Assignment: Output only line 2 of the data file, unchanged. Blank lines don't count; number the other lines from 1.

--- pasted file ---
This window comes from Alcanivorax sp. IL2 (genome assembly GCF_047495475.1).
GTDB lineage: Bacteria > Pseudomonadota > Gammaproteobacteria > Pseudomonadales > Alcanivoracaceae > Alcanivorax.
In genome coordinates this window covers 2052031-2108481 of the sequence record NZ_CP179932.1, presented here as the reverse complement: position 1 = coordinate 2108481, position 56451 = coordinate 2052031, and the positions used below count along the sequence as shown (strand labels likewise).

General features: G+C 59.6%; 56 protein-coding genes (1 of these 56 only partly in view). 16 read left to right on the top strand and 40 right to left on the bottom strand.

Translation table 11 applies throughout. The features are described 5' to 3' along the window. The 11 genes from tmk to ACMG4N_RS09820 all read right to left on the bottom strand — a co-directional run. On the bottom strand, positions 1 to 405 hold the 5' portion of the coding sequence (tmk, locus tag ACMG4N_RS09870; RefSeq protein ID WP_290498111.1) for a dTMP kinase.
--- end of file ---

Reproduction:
GTDB lineage: Bacteria > Pseudomonadota > Gammaproteobacteria > Pseudomonadales > Alcanivoracaceae > Alcanivorax.